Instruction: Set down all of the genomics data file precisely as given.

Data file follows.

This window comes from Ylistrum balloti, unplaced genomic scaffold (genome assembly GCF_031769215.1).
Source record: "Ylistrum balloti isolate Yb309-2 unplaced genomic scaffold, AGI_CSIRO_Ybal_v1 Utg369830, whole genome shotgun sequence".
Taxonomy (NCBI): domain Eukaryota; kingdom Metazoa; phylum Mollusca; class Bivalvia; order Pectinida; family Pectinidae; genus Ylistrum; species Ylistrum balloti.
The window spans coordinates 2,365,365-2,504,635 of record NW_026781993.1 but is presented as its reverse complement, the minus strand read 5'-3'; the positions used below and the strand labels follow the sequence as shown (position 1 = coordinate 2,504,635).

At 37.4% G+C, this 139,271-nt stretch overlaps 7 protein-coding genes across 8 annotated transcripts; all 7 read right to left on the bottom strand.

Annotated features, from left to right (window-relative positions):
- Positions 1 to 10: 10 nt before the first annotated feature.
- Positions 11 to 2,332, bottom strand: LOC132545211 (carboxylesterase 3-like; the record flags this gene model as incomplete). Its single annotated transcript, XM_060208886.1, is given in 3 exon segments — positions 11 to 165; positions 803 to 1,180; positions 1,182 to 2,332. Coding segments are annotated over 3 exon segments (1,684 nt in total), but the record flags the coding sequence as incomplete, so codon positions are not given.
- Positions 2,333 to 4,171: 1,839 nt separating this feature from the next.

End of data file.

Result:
This window comes from Ylistrum balloti, unplaced genomic scaffold (genome assembly GCF_031769215.1).
Source record: "Ylistrum balloti isolate Yb309-2 unplaced genomic scaffold, AGI_CSIRO_Ybal_v1 Utg369830, whole genome shotgun sequence".
Taxonomy (NCBI): domain Eukaryota; kingdom Metazoa; phylum Mollusca; class Bivalvia; order Pectinida; family Pectinidae; genus Ylistrum; species Ylistrum balloti.
The window spans coordinates 2,365,365-2,504,635 of record NW_026781993.1 but is presented as its reverse complement, the minus strand read 5'-3'; the positions used below and the strand labels follow the sequence as shown (position 1 = coordinate 2,504,635).

At 37.4% G+C, this 139,271-nt stretch overlaps 7 protein-coding genes across 8 annotated transcripts; all 7 read right to left on the bottom strand.

Annotated features, from left to right (window-relative positions):
- Positions 1 to 10: 10 nt before the first annotated feature.
- Positions 11 to 2,332, bottom strand: LOC132545211 (carboxylesterase 3-like; the record flags this gene model as incomplete). Its single annotated transcript, XM_060208886.1, is given in 3 exon segments — positions 11 to 165; positions 803 to 1,180; positions 1,182 to 2,332. Coding segments are annotated over 3 exon segments (1,684 nt in total), but the record flags the coding sequence as incomplete, so codon positions are not given.
- Positions 2,333 to 4,171: 1,839 nt separating this feature from the next.